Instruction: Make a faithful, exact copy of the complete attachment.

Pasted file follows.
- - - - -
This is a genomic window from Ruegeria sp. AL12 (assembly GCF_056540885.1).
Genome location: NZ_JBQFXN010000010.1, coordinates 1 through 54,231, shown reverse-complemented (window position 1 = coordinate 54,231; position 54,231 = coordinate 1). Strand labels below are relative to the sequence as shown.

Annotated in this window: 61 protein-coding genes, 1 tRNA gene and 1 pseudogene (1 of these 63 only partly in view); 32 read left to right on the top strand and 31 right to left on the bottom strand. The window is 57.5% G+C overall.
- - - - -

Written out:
This is a genomic window from Ruegeria sp. AL12 (assembly GCF_056540885.1).
Genome location: NZ_JBQFXN010000010.1, coordinates 1 through 54,231, shown reverse-complemented (window position 1 = coordinate 54,231; position 54,231 = coordinate 1). Strand labels below are relative to the sequence as shown.

Annotated in this window: 61 protein-coding genes, 1 tRNA gene and 1 pseudogene (1 of these 63 only partly in view); 32 read left to right on the top strand and 31 right to left on the bottom strand. The window is 57.5% G+C overall.